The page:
The strains on the health system are acute, with the medical costs of obesity reaching $800-million in 2016, representing 2.4 percent of all spending on the nation's health care file. This is a figure projected by analysts to reach close to four percent by 2030. These statistics and the fact that they will only increase finally spurred the Chilean government to unleash marketing restrictions, mandatory packing redesigns and labelling rules in hopes of achieving a social transformation.
Customers stand in line at a fast food restaurant in Santiago, Chile, June 22, 2016.
Customers stand in line at a fast food restaurant in Santiago, Chile, June 22, 2016.

Experts in nutrition recognize the measures as the world's most ambitious effort to refurbish an entire nation's food culture to save the population from itself. Should it succeed, it could represent a model for other countries with similar problems to turn around their obesity epidemic contributing to four million premature deaths annually resulting from the global emergency of obesity. "It's hard to overstate how significant chile's actions are -- or how hard it has been to get there in the face of the usual pressures", commented Stephen Simpson, director of the Charles Perkins Centre, representing scholars focused on nutrition and obesity science and policy.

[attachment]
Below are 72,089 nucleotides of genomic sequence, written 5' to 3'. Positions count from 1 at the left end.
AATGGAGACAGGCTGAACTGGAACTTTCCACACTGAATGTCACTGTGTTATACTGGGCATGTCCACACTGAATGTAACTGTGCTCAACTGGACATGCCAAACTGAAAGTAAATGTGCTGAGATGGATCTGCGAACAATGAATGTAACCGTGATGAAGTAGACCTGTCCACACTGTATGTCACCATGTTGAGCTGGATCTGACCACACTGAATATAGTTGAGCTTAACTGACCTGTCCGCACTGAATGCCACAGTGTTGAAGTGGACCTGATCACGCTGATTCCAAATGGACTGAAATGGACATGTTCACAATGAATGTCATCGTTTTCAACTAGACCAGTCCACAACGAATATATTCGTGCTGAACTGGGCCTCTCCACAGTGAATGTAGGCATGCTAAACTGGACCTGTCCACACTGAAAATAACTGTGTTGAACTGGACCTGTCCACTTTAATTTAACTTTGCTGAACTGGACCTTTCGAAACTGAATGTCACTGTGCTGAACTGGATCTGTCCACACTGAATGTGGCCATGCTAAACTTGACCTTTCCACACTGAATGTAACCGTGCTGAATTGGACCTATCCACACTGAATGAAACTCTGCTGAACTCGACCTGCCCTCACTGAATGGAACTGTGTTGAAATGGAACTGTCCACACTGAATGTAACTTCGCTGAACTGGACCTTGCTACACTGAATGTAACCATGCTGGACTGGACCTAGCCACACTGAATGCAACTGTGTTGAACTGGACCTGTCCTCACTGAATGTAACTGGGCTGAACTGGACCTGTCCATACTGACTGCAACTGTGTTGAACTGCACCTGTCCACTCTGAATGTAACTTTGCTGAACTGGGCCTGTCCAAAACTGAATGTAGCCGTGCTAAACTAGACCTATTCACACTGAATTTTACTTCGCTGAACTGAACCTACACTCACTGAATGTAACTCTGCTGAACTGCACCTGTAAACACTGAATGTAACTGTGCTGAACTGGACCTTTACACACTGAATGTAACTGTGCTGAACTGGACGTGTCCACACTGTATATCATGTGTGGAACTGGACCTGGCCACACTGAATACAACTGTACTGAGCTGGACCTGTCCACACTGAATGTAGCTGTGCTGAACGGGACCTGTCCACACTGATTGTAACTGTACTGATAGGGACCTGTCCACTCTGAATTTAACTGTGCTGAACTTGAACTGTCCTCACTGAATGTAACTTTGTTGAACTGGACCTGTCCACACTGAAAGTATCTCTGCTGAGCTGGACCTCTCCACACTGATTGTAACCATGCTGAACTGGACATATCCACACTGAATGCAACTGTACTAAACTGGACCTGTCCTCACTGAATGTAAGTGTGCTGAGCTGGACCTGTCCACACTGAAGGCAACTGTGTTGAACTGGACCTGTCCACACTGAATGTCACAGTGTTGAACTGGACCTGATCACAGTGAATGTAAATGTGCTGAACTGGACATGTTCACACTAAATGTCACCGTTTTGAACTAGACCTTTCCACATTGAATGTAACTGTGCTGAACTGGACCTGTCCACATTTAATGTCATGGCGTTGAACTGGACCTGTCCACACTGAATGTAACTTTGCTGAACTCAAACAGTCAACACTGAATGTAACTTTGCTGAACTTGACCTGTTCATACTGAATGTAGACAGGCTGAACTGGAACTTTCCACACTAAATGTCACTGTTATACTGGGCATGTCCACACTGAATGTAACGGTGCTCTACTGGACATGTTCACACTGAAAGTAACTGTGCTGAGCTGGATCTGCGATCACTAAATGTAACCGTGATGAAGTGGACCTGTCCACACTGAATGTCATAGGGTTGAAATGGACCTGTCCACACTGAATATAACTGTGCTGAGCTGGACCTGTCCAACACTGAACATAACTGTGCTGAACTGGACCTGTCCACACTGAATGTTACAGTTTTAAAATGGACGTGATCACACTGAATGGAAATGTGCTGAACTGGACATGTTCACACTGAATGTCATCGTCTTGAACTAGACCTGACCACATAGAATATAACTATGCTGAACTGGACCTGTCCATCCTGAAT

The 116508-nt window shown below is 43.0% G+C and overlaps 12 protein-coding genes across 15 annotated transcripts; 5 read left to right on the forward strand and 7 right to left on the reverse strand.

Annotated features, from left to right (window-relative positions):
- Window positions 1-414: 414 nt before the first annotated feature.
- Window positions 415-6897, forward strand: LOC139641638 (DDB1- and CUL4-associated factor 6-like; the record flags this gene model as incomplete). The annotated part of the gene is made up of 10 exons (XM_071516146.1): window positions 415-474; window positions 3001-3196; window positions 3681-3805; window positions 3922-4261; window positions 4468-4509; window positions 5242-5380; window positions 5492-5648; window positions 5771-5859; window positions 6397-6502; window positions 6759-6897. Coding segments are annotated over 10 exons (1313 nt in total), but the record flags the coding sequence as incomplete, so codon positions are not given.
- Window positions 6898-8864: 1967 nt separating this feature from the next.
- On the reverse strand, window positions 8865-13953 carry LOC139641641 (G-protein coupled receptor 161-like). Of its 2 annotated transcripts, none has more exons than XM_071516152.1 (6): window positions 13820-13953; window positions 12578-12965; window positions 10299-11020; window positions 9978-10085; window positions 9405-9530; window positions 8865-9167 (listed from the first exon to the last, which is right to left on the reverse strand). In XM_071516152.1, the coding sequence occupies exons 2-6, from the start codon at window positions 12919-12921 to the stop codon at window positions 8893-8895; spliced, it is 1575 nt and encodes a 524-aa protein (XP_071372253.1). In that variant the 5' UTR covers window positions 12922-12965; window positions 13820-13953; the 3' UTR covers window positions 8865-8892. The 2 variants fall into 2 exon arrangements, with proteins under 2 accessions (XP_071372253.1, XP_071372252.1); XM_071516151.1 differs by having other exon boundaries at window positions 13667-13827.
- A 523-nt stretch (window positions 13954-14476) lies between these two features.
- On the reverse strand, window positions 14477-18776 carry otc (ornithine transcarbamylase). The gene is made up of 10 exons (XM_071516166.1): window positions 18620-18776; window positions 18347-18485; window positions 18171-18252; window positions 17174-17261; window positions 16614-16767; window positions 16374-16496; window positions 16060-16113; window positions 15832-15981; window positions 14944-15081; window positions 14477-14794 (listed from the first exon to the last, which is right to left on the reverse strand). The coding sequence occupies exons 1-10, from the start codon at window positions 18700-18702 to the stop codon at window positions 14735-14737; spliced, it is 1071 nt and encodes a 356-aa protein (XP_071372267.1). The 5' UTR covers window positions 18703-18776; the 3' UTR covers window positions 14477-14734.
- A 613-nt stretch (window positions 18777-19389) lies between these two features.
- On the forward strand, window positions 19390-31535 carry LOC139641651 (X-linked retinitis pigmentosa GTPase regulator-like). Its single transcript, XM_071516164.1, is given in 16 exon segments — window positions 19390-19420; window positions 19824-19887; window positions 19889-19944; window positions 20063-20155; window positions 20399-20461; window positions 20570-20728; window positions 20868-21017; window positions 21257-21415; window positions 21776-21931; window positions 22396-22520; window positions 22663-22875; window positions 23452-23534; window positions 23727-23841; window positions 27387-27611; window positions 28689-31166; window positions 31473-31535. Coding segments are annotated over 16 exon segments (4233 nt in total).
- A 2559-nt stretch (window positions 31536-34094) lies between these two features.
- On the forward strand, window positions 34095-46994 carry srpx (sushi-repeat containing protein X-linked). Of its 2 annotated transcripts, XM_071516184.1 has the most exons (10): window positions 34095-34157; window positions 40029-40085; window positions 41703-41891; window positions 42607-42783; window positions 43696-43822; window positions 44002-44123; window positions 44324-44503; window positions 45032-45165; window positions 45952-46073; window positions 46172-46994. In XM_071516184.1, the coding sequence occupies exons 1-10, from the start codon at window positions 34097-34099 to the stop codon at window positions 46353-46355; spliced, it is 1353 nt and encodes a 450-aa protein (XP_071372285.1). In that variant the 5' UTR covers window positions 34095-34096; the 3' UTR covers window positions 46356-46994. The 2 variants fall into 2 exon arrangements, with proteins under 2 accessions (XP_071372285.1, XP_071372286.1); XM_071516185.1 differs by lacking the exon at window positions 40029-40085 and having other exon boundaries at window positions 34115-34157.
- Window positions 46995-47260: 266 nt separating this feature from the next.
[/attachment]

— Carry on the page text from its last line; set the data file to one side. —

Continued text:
Chile's food law was put into motion two years ago, forcing multinationals like Kellogg to abandon their iconic cartoon characters so attractive to children. Cereal boxes loaded with sugar are now absent those child-centric cartoons. Kinder Surprise candies have been banned from using trinkets to attract children. Chilean schools are now prohibited from selling junk food like perennial favourites, ice cream, chocolate and potato chips. Television programs aimed at children may no longer advertise these products.

In an effort to persuade Chilean mothers that breastfeeding is the best option for healthy babies, a ban on marketing infant formula will be initiated this coming spring. Chile has mounted an 18 percent tax on beverages high in sugar. A new labelling system has been instituted requiring packaged food companies to include black warning logos prominently in the shape of a stop sign on any packaged foods high in sugar, salt, calories or saturated fat.
Candy store owner Sofia Rumpf attends a customer in Santiago, Chile, June 24, 2016 photo.
 Candy store owner Sofia Rumpf attends a customer in Santiago, Chile, June 24, 2016 photo.